Matched MeSH terms: Workplace/organization & administration; Workplace/psychology
  2. Guharajan N
    Health promotion, a discipline fast growing, deals with the prevention of illness and injury at the workplace. This article review defines health promotion and suggests the means for planning an effective, organized and well-structured program. A properly executed program will benefit both employer and employee in managing workplace absenteeism, reducing staff turnover, improving morale and productivity and keeping health care costs at an acceptable level.
    Matched MeSH terms: Workplace
  3. Samad AH, Usul MH, Zakaria D, Ismail R, Tasset-Tisseau A, Baron-Papillon F, et al.
    J Occup Health, 2006 Jan;48(1):1-10.
    PMID: 16484757
    This study was designed to evaluate the health and economic benefits of a workplace vaccination programme against influenza funded by the employer. Employees of a Malaysian petrochemical plant volunteered to take part in this prospective, non-randomised, non-placebo-controlled study. Demographic and health information, including influenza-like symptoms, sick leave and post-vaccination adverse events were collected via questionnaires. Cost-benefit analyses were performed from the employer's perspective.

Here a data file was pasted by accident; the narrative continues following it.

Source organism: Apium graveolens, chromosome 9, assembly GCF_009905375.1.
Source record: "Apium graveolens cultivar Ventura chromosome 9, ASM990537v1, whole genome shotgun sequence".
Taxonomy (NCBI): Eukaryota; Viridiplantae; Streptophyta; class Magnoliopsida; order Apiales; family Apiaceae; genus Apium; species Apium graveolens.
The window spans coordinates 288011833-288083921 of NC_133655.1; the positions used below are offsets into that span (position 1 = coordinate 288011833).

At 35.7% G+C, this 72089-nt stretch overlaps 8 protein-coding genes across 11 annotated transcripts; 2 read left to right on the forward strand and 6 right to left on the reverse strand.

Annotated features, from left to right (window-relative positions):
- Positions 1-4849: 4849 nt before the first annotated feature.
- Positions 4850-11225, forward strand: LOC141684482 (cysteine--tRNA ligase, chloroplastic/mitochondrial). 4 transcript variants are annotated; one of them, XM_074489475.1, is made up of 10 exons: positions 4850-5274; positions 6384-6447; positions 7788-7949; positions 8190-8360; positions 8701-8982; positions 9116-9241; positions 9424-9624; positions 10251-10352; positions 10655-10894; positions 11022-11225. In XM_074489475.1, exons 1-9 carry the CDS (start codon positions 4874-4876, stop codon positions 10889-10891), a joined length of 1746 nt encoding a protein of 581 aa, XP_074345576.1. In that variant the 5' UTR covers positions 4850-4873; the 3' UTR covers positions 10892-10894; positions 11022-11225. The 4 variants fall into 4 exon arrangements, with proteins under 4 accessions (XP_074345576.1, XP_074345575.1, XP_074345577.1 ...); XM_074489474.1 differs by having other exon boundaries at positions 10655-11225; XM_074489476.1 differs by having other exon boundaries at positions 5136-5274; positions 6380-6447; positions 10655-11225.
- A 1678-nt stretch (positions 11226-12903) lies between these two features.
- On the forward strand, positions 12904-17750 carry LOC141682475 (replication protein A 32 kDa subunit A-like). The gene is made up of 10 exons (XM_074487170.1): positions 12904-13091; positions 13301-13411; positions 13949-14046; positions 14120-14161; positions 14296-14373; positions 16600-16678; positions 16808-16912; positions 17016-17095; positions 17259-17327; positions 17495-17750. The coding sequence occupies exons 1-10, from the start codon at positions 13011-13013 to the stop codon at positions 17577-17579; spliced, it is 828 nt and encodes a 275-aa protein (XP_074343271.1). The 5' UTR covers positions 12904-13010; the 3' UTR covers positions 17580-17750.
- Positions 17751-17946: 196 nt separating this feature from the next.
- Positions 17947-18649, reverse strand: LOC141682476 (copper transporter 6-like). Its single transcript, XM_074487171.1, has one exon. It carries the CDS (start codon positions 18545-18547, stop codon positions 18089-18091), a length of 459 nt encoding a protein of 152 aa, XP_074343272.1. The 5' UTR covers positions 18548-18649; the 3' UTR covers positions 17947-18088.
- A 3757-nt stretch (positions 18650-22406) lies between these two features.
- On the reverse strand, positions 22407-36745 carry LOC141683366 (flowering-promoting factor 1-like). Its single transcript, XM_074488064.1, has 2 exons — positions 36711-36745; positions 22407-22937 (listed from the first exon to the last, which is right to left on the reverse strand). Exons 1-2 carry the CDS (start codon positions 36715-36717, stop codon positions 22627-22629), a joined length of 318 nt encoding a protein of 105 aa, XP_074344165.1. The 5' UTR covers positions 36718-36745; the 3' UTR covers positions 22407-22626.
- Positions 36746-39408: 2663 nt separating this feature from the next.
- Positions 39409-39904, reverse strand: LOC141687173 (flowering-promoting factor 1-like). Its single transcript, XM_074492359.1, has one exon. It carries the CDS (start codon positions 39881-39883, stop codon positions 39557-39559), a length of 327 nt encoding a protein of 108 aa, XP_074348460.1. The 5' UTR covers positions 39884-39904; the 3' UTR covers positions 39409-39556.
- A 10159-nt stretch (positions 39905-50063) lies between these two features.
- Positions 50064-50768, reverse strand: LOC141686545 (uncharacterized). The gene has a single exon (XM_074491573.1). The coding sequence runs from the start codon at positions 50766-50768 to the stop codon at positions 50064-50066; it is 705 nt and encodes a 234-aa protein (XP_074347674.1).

RESULTS: A total of 1,022 employees took part in the study, with 504 choosing to be vaccinated against influenza, and 518 remaining unvaccinated. The rate of influenza-like illness (ILI) was lower among vaccinated (8.13%) than non-vaccinated subjects (30.31%). Fever and respiratory symptoms were associated with all ILI cases. ILI-related sick leave was taken by 58.54% of vaccinated employees with ILI and 71.34% of non-vaccinated employees with ILI. Vaccination was financially beneficial, with the employer saving up to US dollar 53.00 per vaccinated employee when labour costs only were considered. Savings rose to up to US dollar 899.70 when the operating income of each employee was also considered. Workplace vaccination of healthy adults against influenza had a clear impact on ILI rates, absenteeism and reduced productivity in this Malaysian company. The health benefits translated into financial benefits for the employer, with cost savings significantly outweighting the costs of the vaccination programme.